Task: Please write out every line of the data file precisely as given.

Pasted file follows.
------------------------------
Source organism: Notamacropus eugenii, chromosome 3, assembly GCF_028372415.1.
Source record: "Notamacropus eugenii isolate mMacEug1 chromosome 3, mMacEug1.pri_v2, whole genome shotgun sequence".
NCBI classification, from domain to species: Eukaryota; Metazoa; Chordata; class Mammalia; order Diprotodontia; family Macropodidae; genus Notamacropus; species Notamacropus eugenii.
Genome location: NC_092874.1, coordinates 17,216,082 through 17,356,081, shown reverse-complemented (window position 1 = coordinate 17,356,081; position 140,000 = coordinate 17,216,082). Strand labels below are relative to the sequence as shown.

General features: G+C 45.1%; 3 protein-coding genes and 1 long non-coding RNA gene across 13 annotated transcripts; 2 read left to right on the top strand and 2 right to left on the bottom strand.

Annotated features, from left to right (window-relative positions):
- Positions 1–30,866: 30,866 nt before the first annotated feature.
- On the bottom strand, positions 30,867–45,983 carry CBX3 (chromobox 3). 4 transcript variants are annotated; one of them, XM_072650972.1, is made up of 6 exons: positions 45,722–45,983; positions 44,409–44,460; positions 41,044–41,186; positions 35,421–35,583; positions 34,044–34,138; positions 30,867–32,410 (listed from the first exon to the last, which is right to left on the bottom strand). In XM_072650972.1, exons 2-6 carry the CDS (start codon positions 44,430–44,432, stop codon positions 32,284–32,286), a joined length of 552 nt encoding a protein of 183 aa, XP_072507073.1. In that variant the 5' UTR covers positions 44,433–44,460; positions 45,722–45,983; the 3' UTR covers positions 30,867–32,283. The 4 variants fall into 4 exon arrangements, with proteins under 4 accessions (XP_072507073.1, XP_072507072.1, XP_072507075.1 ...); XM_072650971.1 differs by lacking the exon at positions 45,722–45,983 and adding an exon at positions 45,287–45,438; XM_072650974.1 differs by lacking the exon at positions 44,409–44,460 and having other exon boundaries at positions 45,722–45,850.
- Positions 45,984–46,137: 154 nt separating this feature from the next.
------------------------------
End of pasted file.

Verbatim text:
Source organism: Notamacropus eugenii, chromosome 3, assembly GCF_028372415.1.
Source record: "Notamacropus eugenii isolate mMacEug1 chromosome 3, mMacEug1.pri_v2, whole genome shotgun sequence".
NCBI classification, from domain to species: Eukaryota; Metazoa; Chordata; class Mammalia; order Diprotodontia; family Macropodidae; genus Notamacropus; species Notamacropus eugenii.
Genome location: NC_092874.1, coordinates 17,216,082 through 17,356,081, shown reverse-complemented (window position 1 = coordinate 17,356,081; position 140,000 = coordinate 17,216,082). Strand labels below are relative to the sequence as shown.

General features: G+C 45.1%; 3 protein-coding genes and 1 long non-coding RNA gene across 13 annotated transcripts; 2 read left to right on the top strand and 2 right to left on the bottom strand.

Annotated features, from left to right (window-relative positions):
- Positions 1–30,866: 30,866 nt before the first annotated feature.
- On the bottom strand, positions 30,867–45,983 carry CBX3 (chromobox 3). 4 transcript variants are annotated; one of them, XM_072650972.1, is made up of 6 exons: positions 45,722–45,983; positions 44,409–44,460; positions 41,044–41,186; positions 35,421–35,583; positions 34,044–34,138; positions 30,867–32,410 (listed from the first exon to the last, which is right to left on the bottom strand). In XM_072650972.1, exons 2-6 carry the CDS (start codon positions 44,430–44,432, stop codon positions 32,284–32,286), a joined length of 552 nt encoding a protein of 183 aa, XP_072507073.1. In that variant the 5' UTR covers positions 44,433–44,460; positions 45,722–45,983; the 3' UTR covers positions 30,867–32,283. The 4 variants fall into 4 exon arrangements, with proteins under 4 accessions (XP_072507073.1, XP_072507072.1, XP_072507075.1 ...); XM_072650971.1 differs by lacking the exon at positions 45,722–45,983 and adding an exon at positions 45,287–45,438; XM_072650974.1 differs by lacking the exon at positions 44,409–44,460 and having other exon boundaries at positions 45,722–45,850.
- Positions 45,984–46,137: 154 nt separating this feature from the next.